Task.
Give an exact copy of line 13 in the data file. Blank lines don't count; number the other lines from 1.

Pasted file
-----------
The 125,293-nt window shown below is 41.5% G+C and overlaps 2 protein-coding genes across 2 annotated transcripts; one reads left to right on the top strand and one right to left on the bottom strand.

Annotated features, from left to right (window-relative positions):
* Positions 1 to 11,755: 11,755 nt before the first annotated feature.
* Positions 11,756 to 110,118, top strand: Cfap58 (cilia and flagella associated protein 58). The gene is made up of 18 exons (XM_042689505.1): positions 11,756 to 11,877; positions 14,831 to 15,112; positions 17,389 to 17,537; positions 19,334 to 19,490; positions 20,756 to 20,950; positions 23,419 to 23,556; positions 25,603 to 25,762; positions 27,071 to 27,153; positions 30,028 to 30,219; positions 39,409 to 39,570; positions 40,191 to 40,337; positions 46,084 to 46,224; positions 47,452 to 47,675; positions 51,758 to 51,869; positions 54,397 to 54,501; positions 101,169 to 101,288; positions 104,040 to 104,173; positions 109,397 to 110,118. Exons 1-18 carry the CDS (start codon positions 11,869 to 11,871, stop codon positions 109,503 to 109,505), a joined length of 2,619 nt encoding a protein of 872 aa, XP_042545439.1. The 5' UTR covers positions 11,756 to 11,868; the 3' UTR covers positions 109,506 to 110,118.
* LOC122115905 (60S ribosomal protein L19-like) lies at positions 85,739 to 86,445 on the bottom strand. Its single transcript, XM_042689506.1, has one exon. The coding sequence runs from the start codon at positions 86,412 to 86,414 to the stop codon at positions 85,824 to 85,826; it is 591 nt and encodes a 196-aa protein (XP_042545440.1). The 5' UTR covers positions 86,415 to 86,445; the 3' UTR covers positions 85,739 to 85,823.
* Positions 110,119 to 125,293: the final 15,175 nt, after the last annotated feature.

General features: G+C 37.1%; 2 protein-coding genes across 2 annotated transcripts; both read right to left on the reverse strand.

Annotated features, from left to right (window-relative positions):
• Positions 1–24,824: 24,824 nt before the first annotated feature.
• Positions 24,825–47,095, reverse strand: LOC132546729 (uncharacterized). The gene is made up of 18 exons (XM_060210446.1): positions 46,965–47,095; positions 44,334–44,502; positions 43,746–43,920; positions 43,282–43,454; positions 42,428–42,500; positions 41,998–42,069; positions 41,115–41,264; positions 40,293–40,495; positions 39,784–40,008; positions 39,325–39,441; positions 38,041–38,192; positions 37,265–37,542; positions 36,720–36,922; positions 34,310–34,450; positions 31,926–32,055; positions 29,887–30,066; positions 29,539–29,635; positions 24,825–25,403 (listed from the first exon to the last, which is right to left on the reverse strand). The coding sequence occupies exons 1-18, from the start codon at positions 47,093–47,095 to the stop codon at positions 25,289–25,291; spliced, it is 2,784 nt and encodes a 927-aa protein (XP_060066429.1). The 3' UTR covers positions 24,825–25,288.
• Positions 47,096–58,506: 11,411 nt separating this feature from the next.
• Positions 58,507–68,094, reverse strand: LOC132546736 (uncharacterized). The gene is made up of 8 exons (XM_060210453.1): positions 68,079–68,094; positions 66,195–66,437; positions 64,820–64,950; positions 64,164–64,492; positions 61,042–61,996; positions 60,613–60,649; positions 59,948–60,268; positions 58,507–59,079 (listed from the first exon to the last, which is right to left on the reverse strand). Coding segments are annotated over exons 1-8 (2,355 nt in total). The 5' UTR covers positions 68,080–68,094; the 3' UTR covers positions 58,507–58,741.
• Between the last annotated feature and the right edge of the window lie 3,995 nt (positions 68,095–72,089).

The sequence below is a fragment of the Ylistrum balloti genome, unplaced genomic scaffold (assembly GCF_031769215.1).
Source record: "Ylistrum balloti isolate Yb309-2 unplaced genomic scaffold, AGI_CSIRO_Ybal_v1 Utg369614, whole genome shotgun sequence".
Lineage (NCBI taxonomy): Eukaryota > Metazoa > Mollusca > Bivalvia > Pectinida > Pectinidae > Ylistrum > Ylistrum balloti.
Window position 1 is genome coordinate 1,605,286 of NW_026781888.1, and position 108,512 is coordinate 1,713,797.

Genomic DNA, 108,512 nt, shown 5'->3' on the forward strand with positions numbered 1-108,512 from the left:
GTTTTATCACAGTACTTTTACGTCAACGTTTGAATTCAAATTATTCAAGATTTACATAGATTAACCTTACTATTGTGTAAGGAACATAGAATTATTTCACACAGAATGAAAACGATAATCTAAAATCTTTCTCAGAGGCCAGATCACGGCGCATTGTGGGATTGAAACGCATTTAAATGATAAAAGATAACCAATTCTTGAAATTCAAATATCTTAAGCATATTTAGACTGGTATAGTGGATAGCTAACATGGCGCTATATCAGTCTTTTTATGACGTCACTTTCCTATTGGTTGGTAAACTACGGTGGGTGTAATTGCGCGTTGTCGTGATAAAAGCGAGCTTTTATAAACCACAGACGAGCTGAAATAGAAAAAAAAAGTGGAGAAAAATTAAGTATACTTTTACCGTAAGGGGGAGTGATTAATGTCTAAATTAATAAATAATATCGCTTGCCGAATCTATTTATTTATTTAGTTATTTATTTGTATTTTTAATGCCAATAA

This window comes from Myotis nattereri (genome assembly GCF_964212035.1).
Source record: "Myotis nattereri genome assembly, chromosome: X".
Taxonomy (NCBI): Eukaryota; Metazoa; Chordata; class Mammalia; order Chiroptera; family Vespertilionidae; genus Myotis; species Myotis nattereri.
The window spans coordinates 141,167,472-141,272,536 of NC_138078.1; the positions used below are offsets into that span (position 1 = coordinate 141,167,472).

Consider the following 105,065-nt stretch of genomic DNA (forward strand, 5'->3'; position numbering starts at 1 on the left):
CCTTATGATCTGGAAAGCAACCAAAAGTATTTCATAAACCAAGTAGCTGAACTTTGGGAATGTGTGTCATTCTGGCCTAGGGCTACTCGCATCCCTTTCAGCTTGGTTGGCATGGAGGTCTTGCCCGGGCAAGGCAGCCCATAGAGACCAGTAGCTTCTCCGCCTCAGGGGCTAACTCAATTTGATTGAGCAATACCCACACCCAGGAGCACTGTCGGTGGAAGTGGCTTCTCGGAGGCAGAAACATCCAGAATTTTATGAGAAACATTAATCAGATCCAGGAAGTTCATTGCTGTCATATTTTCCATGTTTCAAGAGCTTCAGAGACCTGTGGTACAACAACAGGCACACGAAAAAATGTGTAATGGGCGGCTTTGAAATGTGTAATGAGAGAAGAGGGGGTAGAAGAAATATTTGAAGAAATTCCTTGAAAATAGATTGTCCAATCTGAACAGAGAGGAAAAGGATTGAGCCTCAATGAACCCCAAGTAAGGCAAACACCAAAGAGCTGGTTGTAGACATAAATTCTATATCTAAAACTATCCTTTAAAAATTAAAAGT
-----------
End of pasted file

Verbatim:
• Between the last annotated feature and the right edge of the window lie 3,995 nt (positions 68,095–72,089).